• Do note make the mixture inside the house (with doors and windows closed).
  • Do not mix with children and pets around.
  • Do not use aluminum utensils.

How to make:

  1. Separate the solid particles from the used oil using the pantyhose.
  2. Place the oil in a plastic bowl.
  3. In another container place the cold water, then add the soda (not the other way around – danger!).
  4. Dissolve the soda in the water thoroughly and wait about five minutes. This becomes lye water.
  5. Add the lye water to the oil.
  6. Then blend with the stick blender, for about three minute or until the consistency of the mixture looks like jam (or mango purée!).
  7. Put this mixture into a mold, which can be made of plastic, wood or silicon, but never use aluminum!.
  8. Let the mixture turns into the soap in a place with constant temperature.
  9. After one or two days (depending on the weather) you can cut the soap.
  10. Cure these pieces of soap for, at least, four weeks before using them.

 

Thank you Isa for teaching us your skills! See you soon!

Mid-winter harvest (and how a permaculture garden survives six weeks of neglect)

We’re back from a long trip and I come home to a garden that is pumping food (and some weeds too!). During that time we’ve been away, I believe the garden survived on its own, fed by the diverse organic matter and soil biota which I have lovingly helped establish and by the occasional rain. Continue reading

We think, therefore we eat

A major ingredient in simple living is mindfulness… this means to pay attention, to engage our mind, to be aware, switched-on, to think and deduce. It also means to make informed choices, and sometimes to accept some compromises.

When it comes to eating, we’ve now come to doing it robotically, without thinking. We blindly believe that the manufacturer cares for our health and well-being and we stop being aware. Nineteen century French gastronome Brillat-Savarin once wrote “tell me what you eat and I will tell you who you are.” How relevant is this now that we buy our food in a pre-packaged form, ready-to-eat, imported, adulterated and fake! Continue reading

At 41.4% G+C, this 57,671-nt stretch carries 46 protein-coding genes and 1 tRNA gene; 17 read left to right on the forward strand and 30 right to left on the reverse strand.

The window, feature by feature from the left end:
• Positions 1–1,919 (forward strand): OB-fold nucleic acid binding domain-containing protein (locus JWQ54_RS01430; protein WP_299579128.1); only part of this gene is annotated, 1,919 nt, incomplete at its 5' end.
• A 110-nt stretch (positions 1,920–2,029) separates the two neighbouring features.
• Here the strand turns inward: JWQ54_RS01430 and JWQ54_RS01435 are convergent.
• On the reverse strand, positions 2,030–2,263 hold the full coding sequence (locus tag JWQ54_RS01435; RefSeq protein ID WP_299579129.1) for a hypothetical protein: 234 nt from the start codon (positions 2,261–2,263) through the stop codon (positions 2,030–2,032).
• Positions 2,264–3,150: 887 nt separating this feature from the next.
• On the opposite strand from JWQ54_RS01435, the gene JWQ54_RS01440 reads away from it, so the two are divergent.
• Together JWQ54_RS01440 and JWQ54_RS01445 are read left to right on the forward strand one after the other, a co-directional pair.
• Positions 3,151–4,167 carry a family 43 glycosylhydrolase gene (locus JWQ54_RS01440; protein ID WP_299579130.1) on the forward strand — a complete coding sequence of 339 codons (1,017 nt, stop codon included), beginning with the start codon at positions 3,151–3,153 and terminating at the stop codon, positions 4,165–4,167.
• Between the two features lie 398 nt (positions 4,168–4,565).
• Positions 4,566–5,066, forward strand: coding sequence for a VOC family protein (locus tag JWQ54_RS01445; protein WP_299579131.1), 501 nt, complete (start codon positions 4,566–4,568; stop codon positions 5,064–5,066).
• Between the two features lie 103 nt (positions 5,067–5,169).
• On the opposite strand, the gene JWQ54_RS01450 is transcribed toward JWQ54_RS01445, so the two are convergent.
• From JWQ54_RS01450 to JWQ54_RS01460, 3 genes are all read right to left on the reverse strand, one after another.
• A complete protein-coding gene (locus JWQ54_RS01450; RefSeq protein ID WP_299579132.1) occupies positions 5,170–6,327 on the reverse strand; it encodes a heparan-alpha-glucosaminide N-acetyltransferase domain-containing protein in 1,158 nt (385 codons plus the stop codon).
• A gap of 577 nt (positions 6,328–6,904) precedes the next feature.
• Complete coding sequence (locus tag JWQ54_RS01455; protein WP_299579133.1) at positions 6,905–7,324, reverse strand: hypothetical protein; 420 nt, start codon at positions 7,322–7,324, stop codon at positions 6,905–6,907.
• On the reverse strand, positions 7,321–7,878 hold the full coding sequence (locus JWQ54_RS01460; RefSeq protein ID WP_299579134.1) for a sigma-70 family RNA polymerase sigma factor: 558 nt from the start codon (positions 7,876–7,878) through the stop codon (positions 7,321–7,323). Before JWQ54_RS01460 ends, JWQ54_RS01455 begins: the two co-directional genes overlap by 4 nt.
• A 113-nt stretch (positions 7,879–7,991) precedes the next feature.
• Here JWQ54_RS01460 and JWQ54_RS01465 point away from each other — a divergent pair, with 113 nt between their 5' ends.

Settling into Autumn

Here is a collection of pictures taken today…


See you at one of our courses to learn more about permaculture design, forest gardening or simply to hang out in our beautiful little valley!

Recruiting new intern

Bushfire season will be closing soon and with this we can resume our intake of interns/wwoofers.

Last year, Kelvin stayed with us for eight months, weaving his presence into our daily family patterns, becoming one of us, learning, teaching, providing us relief and support, sharing stories, humour, silences, recipes and wisdom…

We did so much that year…

We planted trees -many trees, to  a point when it felt we were the characters in The Man Who Planted Trees by Jean Giono

Continue reading

The ultimate permaculture plant – Queensland Arrowroot

Clump of Queensland Arrowroot

Clump of Queensland Arrowroot

Queensland Arrowroot is a perennial clump-forming plant of the same family as the ornamental Canna Lilly. It grows up to 2m in warm temperate, subtropical and tropical landscapes. It has an edible tuber, thick stalks and large bright green rounded leaves. Once a clump is established, it resists well to wind, it tolerates mild frost and copes well to summer heat.

It strives in rich moist conditions but it will grow thick and strong even in poor soils. The fleshiness of the tubers will be of course impacted – they will be then more fibrous if grown in drier or poorer soils. Still, they will grow long stalks and plenty of leaves.

I am mad about arrowroot! I planted tubers everywhere for different functions. Continue reading